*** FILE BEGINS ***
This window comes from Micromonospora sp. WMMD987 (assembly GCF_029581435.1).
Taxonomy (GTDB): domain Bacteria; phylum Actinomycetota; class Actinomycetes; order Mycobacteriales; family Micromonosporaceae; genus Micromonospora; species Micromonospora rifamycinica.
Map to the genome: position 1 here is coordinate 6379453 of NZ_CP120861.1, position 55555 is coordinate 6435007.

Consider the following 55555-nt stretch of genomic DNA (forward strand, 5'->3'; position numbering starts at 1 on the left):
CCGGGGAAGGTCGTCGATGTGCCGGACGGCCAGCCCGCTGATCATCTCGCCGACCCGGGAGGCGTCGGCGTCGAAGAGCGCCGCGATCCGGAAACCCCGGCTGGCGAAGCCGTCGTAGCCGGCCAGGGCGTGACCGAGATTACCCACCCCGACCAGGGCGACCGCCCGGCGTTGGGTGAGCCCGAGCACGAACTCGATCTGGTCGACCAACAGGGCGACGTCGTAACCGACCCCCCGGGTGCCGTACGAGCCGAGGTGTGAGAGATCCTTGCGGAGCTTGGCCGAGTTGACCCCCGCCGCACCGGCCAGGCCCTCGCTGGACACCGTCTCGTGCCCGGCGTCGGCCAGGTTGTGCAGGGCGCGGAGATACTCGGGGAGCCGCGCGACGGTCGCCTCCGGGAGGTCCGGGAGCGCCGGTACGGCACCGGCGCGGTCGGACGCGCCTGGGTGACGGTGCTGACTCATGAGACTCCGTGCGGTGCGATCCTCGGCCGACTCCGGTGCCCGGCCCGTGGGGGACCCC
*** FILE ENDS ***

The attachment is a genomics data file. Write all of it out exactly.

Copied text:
This window comes from Micromonospora sp. WMMD987 (assembly GCF_029581435.1).
Taxonomy (GTDB): domain Bacteria; phylum Actinomycetota; class Actinomycetes; order Mycobacteriales; family Micromonosporaceae; genus Micromonospora; species Micromonospora rifamycinica.
Map to the genome: position 1 here is coordinate 6379453 of NZ_CP120861.1, position 55555 is coordinate 6435007.

Consider the following 55555-nt stretch of genomic DNA (forward strand, 5'->3'; position numbering starts at 1 on the left):
CCGGGGAAGGTCGTCGATGTGCCGGACGGCCAGCCCGCTGATCATCTCGCCGACCCGGGAGGCGTCGGCGTCGAAGAGCGCCGCGATCCGGAAACCCCGGCTGGCGAAGCCGTCGTAGCCGGCCAGGGCGTGACCGAGATTACCCACCCCGACCAGGGCGACCGCCCGGCGTTGGGTGAGCCCGAGCACGAACTCGATCTGGTCGACCAACAGGGCGACGTCGTAACCGACCCCCCGGGTGCCGTACGAGCCGAGGTGTGAGAGATCCTTGCGGAGCTTGGCCGAGTTGACCCCCGCCGCACCGGCCAGGCCCTCGCTGGACACCGTCTCGTGCCCGGCGTCGGCCAGGTTGTGCAGGGCGCGGAGATACTCGGGGAGCCGCGCGACGGTCGCCTCCGGGAGGTCCGGGAGCGCCGGTACGGCACCGGCGCGGTCGGACGCGCCTGGGTGACGGTGCTGACTCATGAGACTCCGTGCGGTGCGATCCTCGGCCGACTCCGGTGCCCGGCCCGTGGGGGACCCC